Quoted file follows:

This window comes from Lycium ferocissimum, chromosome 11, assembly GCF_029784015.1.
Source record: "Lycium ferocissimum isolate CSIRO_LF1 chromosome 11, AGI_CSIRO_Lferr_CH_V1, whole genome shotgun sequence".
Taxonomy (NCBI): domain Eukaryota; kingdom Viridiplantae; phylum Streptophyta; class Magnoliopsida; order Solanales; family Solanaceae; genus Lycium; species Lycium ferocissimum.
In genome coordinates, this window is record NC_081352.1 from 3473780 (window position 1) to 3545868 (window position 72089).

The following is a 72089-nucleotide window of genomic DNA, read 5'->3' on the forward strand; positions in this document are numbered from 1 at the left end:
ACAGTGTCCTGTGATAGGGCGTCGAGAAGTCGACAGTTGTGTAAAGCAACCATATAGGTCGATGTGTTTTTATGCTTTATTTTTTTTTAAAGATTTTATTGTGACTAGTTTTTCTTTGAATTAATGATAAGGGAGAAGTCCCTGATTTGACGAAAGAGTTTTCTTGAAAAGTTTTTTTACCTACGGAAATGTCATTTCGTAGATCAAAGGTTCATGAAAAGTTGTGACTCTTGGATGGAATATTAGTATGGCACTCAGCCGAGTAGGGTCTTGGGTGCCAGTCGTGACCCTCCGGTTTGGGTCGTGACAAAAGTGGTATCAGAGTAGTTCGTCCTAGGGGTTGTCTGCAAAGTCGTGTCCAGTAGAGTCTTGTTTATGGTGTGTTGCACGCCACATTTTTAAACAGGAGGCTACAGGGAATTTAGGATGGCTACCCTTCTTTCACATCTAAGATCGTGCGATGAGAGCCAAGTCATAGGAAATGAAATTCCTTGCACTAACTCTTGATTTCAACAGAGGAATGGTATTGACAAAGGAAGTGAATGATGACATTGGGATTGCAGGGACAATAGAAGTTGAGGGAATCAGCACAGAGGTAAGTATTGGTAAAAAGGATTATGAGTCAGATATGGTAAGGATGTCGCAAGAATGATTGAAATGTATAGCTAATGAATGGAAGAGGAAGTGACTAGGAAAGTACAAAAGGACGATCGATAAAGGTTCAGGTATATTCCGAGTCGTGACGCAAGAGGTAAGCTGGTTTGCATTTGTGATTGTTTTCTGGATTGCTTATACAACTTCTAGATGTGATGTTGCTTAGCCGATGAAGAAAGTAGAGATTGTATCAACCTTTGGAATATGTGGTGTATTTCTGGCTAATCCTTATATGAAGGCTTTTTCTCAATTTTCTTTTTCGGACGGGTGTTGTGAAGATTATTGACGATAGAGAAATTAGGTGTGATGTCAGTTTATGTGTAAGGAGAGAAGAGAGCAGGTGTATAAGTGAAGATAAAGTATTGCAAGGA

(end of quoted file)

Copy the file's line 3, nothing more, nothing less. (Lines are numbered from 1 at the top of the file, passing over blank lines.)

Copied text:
Taxonomy (NCBI): domain Eukaryota; kingdom Viridiplantae; phylum Streptophyta; class Magnoliopsida; order Solanales; family Solanaceae; genus Lycium; species Lycium ferocissimum.